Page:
Surprise! Making goods in China isn’t actually that cheap.
These days, China’s labor costs are only 4% cheaper than those in the U.S. when productivity is factored in, according to Oxford Economics.
That’s because wages in China have risen much faster than increases in productivity. Coupled with a strengthening yuan, Chinese labor costs have grown dramatically. Meanwhile, huge productivity improvements in the U.S. have helped keep labor costs down.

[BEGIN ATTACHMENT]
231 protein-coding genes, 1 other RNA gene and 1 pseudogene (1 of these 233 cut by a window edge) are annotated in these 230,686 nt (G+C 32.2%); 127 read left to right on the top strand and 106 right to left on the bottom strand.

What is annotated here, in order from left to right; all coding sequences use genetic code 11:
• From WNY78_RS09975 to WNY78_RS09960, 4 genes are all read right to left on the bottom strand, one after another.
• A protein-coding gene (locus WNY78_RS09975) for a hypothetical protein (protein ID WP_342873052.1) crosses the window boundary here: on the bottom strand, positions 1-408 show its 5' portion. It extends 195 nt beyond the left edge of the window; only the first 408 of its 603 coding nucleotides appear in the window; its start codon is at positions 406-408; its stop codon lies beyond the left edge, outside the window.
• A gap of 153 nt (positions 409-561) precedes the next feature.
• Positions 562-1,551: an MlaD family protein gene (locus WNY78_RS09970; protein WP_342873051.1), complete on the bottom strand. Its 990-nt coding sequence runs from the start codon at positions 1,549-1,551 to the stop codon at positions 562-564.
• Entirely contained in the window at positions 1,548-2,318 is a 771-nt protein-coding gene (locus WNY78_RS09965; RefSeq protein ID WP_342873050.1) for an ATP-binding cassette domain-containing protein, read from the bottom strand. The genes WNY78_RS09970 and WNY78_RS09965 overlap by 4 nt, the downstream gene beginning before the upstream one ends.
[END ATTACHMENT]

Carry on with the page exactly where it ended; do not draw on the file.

The bottom line: Manufacturing in China is no longer a surefire way to save on the cost of labor.
China has long been accused of keeping its currency low to boost exports. The issue is again in the spotlight as U.S. presidential candidates, including Donald Trump, blame China for the decline of America’s manufacturing sector.
But for most of the past decade, the yuan has strengthened against the dollar, making life tougher for the country’s exporters. When the currency started to weaken again recently, Beijing used its massive firepower to try to stop it falling too far.